Posts filed under “Data Analysis”
Last year, we lamented the passing of M3 reporting. This broadest of money supply measures had shown a discomforting increase in liquidity, far greater than what M2 was revealing.
At the time of the M3 announcement, we suspected the Fed was attempting to cover their tracks, disguising an ongoing increase in money supply and an unstated "easing" in Fed bias. Since that time, we have learned: the Treasury Department was also adding liquidity — a duty they have assumed, in part, in addition to the same performed by the Fed. Indeed, based on the credit growth data Doug Noland published last month (October
Credit Review), it appears that the Fed has – despite increasing
interest rates – actually eased over the last two years.
In light of all this excess cash sloshing around, we wondered what M3 might look like if it were still being reported.
Wonder no more: We have located 2 separate sources for the reporting of M3. The first is Nowandfutures.com. As this article discusses, recreating M3 from publicly available data was relatively easy to do (to 5 nines accuracy).
As the chart below shows, M3 is alive and well and growing significantly. (A longer term M3 chart can be found here).
M3 January 2003 to present Source:
click for larger graph
Source:Now and Future
Why is this significant? Well, M3 is growing quite rapidly, with the annual rate of change now over 10%. Prior to the announcement of M3′s demise, its growth was in the range of 3 – 7%.
Anytime a government agency stops reporting about their goings on, it should raise a few eyebrows. Now we see what happened once the reporting of M3 was killed — that measure of money supply spiked much higher — a rate of change that’s even greater than 10%+.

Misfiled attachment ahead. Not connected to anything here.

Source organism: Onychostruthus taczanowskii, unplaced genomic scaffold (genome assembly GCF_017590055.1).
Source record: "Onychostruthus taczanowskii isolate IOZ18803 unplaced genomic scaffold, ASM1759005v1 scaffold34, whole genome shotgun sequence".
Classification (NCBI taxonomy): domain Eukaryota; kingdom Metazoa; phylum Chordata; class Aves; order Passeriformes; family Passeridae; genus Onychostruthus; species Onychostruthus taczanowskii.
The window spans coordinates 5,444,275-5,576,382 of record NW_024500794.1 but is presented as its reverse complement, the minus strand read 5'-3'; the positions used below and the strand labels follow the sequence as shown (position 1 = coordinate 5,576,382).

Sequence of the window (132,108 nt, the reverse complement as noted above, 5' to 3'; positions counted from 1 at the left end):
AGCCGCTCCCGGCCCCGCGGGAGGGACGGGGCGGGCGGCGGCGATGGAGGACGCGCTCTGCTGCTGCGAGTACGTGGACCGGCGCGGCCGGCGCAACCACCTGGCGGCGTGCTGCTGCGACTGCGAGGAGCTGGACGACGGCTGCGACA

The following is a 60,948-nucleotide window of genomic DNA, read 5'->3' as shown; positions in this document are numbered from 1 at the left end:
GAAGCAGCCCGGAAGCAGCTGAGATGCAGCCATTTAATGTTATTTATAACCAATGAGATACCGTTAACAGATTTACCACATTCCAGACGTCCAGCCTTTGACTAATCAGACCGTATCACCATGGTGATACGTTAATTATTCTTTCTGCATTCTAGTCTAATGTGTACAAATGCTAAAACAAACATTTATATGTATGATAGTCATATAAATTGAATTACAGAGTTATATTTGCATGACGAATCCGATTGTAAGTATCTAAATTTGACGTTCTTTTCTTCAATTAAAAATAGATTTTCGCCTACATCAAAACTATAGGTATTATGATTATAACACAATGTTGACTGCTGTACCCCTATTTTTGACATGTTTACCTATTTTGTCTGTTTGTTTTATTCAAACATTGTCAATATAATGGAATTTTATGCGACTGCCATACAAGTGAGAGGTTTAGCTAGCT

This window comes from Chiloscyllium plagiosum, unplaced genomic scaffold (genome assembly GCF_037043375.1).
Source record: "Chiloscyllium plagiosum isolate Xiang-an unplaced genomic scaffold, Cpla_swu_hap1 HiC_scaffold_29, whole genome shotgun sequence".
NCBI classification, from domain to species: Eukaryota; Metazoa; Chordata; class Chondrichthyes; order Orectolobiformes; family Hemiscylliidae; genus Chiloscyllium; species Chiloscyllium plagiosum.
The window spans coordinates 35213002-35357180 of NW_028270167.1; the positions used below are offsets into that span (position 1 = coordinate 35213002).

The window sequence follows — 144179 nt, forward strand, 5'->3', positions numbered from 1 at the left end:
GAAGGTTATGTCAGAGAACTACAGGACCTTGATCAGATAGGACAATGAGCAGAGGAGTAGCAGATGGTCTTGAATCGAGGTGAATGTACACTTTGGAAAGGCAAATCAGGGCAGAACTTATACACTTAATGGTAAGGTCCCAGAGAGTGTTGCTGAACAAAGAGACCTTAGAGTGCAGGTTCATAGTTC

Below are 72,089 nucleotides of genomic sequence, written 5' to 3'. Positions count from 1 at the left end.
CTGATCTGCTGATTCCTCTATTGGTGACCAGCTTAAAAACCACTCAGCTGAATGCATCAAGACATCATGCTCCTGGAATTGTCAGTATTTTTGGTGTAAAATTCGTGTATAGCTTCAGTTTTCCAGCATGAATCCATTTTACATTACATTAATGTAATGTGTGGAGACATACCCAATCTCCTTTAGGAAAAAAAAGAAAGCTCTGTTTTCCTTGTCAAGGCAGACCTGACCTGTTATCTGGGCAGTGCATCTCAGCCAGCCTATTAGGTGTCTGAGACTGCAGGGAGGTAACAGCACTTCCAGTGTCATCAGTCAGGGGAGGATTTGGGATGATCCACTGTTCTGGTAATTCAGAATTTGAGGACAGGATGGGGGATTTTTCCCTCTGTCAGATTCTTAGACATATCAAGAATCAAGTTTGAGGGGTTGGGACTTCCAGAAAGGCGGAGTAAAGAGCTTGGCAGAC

Funny how we alter our behavior when we think no one is watching what we are doing, isn’t it?
What makes this particularly egregious is that the broadest measure of Money Supply that is still "officially" reported — M2 — and its been flat for 2006 (as my pal LK likes to remind me all the time).
Have a look at this chart:
Source: Shadow Government Statistics
This is a classic case of "ignore what they are saying, because what they are doing is speaking so loud:" While the Federal Reserve has been reporting rather flat money supply growth in M2 (blue line), in reality they have been dramatically increasing the cash (red and blue line) available for speculation.
Hence, that sloshing sound you heard. They have been providing the fuel for the rally, the huge M&A activity, the explosion in derivatives — even the eye popping Art auctions are part of the shift from cash to hard assets. It is just supply and demand — print lots of lots of anything, and that thing becomes increasingly devalued. It works the same for cash as it did for Beanie Babies.
Its not just the increase in Money Supply that should be concerning to investors — its the misdirection about it. If Money Supply matters so little, as Fed Chair Bernanke has been out explaining to anyone who will listen, why pray tell has the Fed been working those printing presses overtime?
Given M3 increases, its no wonder the European Central Bankers laughed at the suggestion.
William McChesney Martin, Jr., Fed Chair from April 2, 1951 to January 31, 1970, famously described the role of Central Banks thusly: "The job of the Federal Reserve is to take away the punch bowl just when the party starts getting interesting."
It seems the present Fed is not only NOT taking the punch bowl away — they are spiking it with alcohol. I am not looking forward to the hangover that’s to follow . . .
UPDATE: November 21, 2006 4:05pm
Our M3 discussion was picked up by WSJ’s MarketBeat:
Money (That’s What I Want)
WSJ, November 21, 2006, 12:55 pm
M3 b, repos & Fed watching: Is M3 1 really gone?
April 25, 2006
Alternate Data Series
Shadow Government Statistics
Nov 19, 2006
Credit Bubble Bulletin, Financial conditions
October 13, 2006
Yesterday, we discussed the $40M NAR ad campaign, “It’s a great time to buy or sell a home!” On the way home, I actually saw the full page ad in the Personal section of the WSJ; (Unfortunately for the NAR, the section’s front page article was “The New Word in Home Sales: ‘Canceled’) I read…Read More